Role of Hypermobility in Headache and Migraine

A study by the researchers at RNI has been accepted for presentaion at the annual American Headache Society in Boston in June. The authors of the paper are James Barnett, Vernon Rowe, John Hunter, Elizabeth Rowe, Doug Schell, Arlene O’Shea, Dorsey Paul, Mark Varona, Dana Winegarner, Kenneth VanOwen K, and Sophie Fisher

Introduction

    Many patients who come to our Headache Center have joint hypermobility in addition to their headaches, and they often also have sleep problems, joint problems, and symptoms of dysautonomias such as red hands and feet, fatigue, and GI problems.  Because of the high prevalence of these symptoms in our headache patients, we decided to investigate further the relationship between these disorders.

 Methods of the Study

   In this study the charts of 49 consecutive patients with a Beighton hypermobility score ≥ 5 were retrospectively reviewed. The movement of vertebral bodies C3-C7 on weight-bearing flexion and extension X-Rays of the cervical spine was measured and summed to quantify the total cervical spine mobility for each patient.

In addition, sleep studies, called polysomnograms (PSG), were obtained when appropriate to evaluate sleep complaints, and electromyography (EMG) with nerve conduction was carried out for evaluation of symptoms related to pinched nerves in the neck, that is, cervical radiculopathy or peripheral neuropathy.  Lastly, symptoms related to dysautonomia were tabulated. All ± values reflect the standard error of the mean.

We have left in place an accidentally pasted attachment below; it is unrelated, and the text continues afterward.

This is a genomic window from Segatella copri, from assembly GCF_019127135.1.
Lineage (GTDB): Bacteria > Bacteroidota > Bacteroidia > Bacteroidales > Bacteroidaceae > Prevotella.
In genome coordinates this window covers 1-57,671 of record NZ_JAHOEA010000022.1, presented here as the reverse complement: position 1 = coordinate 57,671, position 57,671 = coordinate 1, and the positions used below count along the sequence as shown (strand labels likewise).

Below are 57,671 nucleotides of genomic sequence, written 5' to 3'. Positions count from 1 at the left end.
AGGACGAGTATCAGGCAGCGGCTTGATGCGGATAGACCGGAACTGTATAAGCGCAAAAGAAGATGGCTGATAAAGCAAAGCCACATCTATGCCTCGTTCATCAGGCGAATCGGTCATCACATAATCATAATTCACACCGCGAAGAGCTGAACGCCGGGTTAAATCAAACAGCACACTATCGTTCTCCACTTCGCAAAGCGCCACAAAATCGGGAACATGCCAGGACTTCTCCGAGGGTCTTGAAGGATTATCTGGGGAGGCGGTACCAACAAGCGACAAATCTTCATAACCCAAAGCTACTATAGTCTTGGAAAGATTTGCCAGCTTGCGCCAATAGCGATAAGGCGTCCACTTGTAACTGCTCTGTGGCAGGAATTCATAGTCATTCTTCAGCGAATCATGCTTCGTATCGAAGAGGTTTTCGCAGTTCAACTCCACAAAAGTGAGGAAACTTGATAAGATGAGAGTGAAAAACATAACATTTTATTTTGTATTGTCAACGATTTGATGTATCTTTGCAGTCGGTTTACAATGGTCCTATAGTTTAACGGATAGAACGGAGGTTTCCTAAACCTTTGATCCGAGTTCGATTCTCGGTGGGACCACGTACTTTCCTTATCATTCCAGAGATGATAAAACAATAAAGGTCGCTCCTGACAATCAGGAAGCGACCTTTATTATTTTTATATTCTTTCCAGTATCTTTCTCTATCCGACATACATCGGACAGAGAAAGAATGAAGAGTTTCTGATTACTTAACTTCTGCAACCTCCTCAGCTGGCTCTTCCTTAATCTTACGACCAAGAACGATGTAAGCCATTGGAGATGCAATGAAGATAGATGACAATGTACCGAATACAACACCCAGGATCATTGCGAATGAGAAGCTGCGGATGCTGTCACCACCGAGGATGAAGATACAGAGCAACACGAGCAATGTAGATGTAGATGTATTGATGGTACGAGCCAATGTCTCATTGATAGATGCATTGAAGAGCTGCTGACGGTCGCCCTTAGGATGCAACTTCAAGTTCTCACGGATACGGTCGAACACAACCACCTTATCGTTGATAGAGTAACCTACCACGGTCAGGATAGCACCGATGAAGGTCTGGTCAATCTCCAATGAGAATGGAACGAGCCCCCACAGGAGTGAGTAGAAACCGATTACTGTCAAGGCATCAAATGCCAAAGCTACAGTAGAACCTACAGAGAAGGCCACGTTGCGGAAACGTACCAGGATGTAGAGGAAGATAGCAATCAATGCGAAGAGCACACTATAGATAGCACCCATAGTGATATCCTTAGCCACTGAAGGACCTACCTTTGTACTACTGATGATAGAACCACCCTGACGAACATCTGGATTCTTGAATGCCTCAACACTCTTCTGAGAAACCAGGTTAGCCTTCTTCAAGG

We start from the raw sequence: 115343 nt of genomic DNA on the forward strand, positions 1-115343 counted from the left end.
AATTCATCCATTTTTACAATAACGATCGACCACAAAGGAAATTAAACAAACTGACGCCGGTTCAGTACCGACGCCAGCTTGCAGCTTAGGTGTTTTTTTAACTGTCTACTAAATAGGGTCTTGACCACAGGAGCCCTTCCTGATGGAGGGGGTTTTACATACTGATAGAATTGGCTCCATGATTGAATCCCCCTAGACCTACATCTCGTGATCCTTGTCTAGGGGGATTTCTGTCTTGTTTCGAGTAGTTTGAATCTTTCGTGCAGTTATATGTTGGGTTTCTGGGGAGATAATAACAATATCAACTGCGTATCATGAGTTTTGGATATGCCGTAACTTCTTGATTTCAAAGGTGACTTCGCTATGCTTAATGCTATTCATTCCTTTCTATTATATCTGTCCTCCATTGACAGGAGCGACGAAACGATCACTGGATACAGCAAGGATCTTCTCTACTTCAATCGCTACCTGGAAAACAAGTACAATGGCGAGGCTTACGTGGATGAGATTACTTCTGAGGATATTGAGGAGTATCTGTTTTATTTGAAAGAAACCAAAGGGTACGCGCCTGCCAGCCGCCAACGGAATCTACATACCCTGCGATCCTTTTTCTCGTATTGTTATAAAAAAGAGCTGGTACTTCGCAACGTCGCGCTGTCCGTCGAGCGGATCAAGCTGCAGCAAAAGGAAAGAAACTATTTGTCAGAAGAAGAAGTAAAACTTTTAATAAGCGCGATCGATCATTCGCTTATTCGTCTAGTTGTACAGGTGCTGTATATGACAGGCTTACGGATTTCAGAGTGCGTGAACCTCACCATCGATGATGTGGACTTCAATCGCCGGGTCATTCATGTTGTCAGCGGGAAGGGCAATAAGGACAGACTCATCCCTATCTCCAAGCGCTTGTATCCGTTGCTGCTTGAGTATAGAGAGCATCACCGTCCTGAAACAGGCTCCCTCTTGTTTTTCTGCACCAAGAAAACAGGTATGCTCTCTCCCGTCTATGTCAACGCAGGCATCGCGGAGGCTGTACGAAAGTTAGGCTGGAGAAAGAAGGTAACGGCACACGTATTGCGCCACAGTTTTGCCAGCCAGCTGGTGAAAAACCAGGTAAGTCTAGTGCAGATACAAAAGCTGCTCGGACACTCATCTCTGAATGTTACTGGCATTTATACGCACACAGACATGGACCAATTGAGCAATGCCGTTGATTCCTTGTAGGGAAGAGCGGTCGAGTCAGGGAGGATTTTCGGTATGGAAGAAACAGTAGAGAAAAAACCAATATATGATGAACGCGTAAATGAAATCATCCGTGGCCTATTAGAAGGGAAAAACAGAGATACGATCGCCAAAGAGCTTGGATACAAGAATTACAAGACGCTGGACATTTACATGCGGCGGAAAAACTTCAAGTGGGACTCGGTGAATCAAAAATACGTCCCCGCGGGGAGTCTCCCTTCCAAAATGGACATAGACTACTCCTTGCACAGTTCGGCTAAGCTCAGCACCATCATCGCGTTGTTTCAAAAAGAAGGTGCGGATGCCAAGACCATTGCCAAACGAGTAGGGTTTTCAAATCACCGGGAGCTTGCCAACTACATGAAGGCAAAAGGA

Results of the Study

The patient group consisted of 7 males and 42 females, with an average age of 33.2 ± 2.0, and an average BMI of 26.5 ± 1.1. Seventy-three percent (73%) of patients possessed a current diagnosis or medical history of headache or migraine, 83% had symptoms referable to autonomic nervous system dysfunction, 87% had disorders relating to the cervical spine, and 21% had cervical radiculopathy on EMG testing. Eighty-four percent (84%) of patients had sleep complaints, and 59% were diagnosed with sleep disordered breathing (19 with obstructive sleep apnea, and 10 with upper airway resistance syndrome.) For many patients, PSGs could not be carried out, despite the presence of sleep complaints, for non-medical reasons, so the prevalence of sleep disordered breathing in this population may be underestimated.

Analysis of the cervical spine X-Rays of 36 patients in this series was carried out. In those patients with a cumulative cervical spine mobility of greater than 1.25cm (n=16), migraine was found to be twice as prevalent, and chronic migraine to be five times as prevalent, compared with those patients with a cumulative cervical spine mobility less than 1.25cm (n=20).

Seventy-four percent (74%) of hypermobile patients diagnosed with headache or migraine had abnormalities of the cervical spine, symptoms of dysautonomia, and sleep disorders, while 97% had at least two of these disorders.

  Conclusions of the study

  1. Headache and migraine disorders are prevalent in hypermobile patients.
  2. Hypermobile patients with headache or migraine also have a high prevalence of sleep disordered breathing, cervical spine disorders, and symptoms of dysautonomia.
  3. Hypermobile patients with headache or migraine have comorbid conditions (sleep disordered breathing, dysautonomia, and cervical spine disorders) that need to be addressed in conjunction with other headache therapies.
  4. The prevalence of migraine and chronic migraine may be increased in patients with joint hypermobility and a cumulative cervical spine mobility of over 1.25cm

In Summary:

Patients with Hypermobility Syndrome have many related symptoms that need to be diagnosed and treated.

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